Until Gen Con, I’ll be blogging about Pugmire here on my site. These posts are slightly updated from the ones I’ve made on the Onyx Path website over the past year, containing more accurate and new information. If you like the attached image, you can get a poster of it from DriveThruRPG!
I recently passed another milestone on Pugmire. I took the material I sent during my closed alpha playtest and started rewriting it all, based on the feedback I got. From that, I’m planning to have an early access document at some point later this year, because I definitely want people who are interested in Pugmire to be able to give it a whirl.
Which leads me to answer one of the most commonly asked questions since we announced the game: what system will the game use? After a lot of debate, exploration, and testing, I’ve decided to base the game on the d20 OGL. It’s inspired by the design of 5th edition D&D, as well as the recent wave of “old school” retroclones, with a dash of Onyx Path/White Wolf design ideology.
So what about using pools of d10s? In chatting with some of the team making the upcoming Onyx Path house system (codenamed “Sardonyx”), I’m convinced that it also could be a good fit for the game, and for a while it was my Plan B. Rich and I have seriously talked about the possibility of putting out a parallel version of the core game in the Onyx Path system, if things go well. I’m also considering doing a translation guide that allows conversions to other open systems such as Fate Core, Savage Worlds, Pathfinder, and the like. But in the end, a lot of the language I and others have used to talk about the game is heavily based in old-school fantasy gaming, and my playtests reinforced to me that this is the best way to go with the game.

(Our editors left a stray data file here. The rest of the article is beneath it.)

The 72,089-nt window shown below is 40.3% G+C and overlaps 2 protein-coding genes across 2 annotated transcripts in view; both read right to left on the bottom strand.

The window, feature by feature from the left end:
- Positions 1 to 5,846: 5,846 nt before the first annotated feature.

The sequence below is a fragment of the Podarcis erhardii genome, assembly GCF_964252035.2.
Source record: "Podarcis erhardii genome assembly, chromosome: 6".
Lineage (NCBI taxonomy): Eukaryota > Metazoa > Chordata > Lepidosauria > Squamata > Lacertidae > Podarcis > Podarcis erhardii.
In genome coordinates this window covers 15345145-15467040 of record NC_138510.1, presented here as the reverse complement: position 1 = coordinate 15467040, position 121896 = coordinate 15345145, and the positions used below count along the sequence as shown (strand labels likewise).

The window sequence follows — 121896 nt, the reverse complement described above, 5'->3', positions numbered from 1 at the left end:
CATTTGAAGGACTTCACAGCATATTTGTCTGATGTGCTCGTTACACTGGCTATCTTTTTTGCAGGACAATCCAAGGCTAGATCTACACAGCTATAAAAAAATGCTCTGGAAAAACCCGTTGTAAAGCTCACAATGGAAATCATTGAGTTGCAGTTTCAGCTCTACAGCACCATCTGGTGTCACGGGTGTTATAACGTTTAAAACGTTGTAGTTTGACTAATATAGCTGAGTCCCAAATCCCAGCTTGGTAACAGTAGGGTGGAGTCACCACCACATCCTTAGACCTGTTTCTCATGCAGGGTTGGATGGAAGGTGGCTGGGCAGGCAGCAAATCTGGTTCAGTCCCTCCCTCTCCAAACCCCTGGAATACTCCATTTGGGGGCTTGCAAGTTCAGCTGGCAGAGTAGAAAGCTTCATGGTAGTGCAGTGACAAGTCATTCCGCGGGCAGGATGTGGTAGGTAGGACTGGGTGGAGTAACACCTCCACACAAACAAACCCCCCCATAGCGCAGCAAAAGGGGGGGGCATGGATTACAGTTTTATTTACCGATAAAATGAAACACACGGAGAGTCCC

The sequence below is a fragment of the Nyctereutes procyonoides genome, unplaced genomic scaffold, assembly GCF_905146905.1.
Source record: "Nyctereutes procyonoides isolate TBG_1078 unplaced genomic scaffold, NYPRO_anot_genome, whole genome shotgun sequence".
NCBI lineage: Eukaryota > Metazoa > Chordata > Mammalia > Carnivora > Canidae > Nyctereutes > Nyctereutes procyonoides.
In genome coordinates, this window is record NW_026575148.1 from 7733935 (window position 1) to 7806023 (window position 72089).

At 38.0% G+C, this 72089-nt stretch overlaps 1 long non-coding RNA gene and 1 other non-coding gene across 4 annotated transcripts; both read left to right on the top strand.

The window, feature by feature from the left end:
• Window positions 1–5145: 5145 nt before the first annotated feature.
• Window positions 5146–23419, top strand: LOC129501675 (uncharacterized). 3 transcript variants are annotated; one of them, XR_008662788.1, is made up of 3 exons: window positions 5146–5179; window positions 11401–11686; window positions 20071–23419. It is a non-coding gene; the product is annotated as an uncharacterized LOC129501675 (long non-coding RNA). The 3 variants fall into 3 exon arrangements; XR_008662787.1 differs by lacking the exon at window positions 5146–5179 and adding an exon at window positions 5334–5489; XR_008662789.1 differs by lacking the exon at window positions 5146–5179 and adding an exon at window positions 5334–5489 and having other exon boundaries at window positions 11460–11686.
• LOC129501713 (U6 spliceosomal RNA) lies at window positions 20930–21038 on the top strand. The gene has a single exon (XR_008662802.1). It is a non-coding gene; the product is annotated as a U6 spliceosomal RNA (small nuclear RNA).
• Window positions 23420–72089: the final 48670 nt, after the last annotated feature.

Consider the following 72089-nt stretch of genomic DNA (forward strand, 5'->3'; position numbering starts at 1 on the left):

But it’s not just filing off the serial numbers of an existing system. I’ve spent a lot of time challenging core assumptions, adapting new ideas, and seeing how each piece impacts the others. For example, rather than having a pre-constructed set of abilities, I want to present a series of options so players can pick the “tricks” that make sense to them. I also needed to find ways of mechanically representing some of the concepts unique to Pugmire, such as the artisans. Here’s a quote from my current draft to illustrate:
Last year, I discovered how I could use my focus to create fire! Unfortunately, I accidentally burned down the trees in front of Mr. Hound’s house, but I apologized for that. I know I have it under control now! — Lady Yosha Pug
Artisans are social dogs that love to study masterwork relics and the magic they create. Because it requires a lot of time to master such relics, many such dogs come from the middle and upper class: the puppies of merchants, shop owners, nobility, and the like. As such, many of them also love culture and society, and they find that working with other dogs helps them in their understanding of magic.
Artisans are something between a wizard, a sorcerer, and a bard. I redesigned and moved a lot of pieces around until I got the right feel from the mechanics. Similarly, guardians are more than just “fighters,” but also have some leadership abilities as well — more like warlords or fighting generals.
Another piece are breeds. There are far more dog breeds than fantasy races, and I knew very early on that there was no way I could give mechanics for all the dog breeds that people were excited about — covering them all would take a whole book (and that may be a book I make someday). So I had to find a way to allow people to create their own breeds, but still give them some differentiation. I think the current system (bundling them into distinct groups) works pretty well, but I need to hammer on it a bit more.
So that’s where I’m at, seeing if the dozens of small tweaks and changes make sense. Does a Corgi barbarian work? Do games end up feeling like the fiction bits I’ve put together? Is it the right balance of “classic fantasy RPG” and “lightweight adventure game”? I think we’re getting to the point that people who are early fans can bring their own hammers, or at least play around in the world while the full game continues developing.